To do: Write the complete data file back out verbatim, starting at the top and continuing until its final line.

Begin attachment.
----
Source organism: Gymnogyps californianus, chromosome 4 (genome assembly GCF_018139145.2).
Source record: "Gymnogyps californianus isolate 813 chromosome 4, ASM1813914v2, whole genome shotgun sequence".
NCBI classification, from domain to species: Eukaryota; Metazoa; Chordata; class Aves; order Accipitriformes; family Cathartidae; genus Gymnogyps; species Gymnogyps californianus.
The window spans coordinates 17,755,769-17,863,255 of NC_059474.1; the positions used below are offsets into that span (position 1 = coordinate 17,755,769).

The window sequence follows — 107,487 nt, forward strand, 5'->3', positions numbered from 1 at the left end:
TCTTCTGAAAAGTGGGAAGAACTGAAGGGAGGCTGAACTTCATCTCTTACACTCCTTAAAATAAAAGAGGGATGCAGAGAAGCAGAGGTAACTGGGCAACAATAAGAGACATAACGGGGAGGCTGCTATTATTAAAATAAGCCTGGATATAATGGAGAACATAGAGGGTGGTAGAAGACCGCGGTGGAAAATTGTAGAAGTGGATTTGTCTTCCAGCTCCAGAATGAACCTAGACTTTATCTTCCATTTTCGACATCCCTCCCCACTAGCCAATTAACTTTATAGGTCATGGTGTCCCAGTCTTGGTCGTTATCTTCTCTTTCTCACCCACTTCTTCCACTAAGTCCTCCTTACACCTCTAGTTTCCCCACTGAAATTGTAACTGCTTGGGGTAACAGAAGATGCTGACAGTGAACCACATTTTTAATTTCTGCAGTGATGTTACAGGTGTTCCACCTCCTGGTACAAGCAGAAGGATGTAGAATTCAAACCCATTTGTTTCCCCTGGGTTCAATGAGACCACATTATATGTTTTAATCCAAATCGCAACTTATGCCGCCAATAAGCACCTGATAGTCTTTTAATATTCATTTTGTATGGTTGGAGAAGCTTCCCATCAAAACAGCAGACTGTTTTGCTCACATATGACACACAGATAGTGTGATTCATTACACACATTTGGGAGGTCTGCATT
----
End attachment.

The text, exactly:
Source organism: Gymnogyps californianus, chromosome 4 (genome assembly GCF_018139145.2).
Source record: "Gymnogyps californianus isolate 813 chromosome 4, ASM1813914v2, whole genome shotgun sequence".
NCBI classification, from domain to species: Eukaryota; Metazoa; Chordata; class Aves; order Accipitriformes; family Cathartidae; genus Gymnogyps; species Gymnogyps californianus.
The window spans coordinates 17,755,769-17,863,255 of NC_059474.1; the positions used below are offsets into that span (position 1 = coordinate 17,755,769).

The window sequence follows — 107,487 nt, forward strand, 5'->3', positions numbered from 1 at the left end:
TCTTCTGAAAAGTGGGAAGAACTGAAGGGAGGCTGAACTTCATCTCTTACACTCCTTAAAATAAAAGAGGGATGCAGAGAAGCAGAGGTAACTGGGCAACAATAAGAGACATAACGGGGAGGCTGCTATTATTAAAATAAGCCTGGATATAATGGAGAACATAGAGGGTGGTAGAAGACCGCGGTGGAAAATTGTAGAAGTGGATTTGTCTTCCAGCTCCAGAATGAACCTAGACTTTATCTTCCATTTTCGACATCCCTCCCCACTAGCCAATTAACTTTATAGGTCATGGTGTCCCAGTCTTGGTCGTTATCTTCTCTTTCTCACCCACTTCTTCCACTAAGTCCTCCTTACACCTCTAGTTTCCCCACTGAAATTGTAACTGCTTGGGGTAACAGAAGATGCTGACAGTGAACCACATTTTTAATTTCTGCAGTGATGTTACAGGTGTTCCACCTCCTGGTACAAGCAGAAGGATGTAGAATTCAAACCCATTTGTTTCCCCTGGGTTCAATGAGACCACATTATATGTTTTAATCCAAATCGCAACTTATGCCGCCAATAAGCACCTGATAGTCTTTTAATATTCATTTTGTATGGTTGGAGAAGCTTCCCATCAAAACAGCAGACTGTTTTGCTCACATATGACACACAGATAGTGTGATTCATTACACACATTTGGGAGGTCTGCATT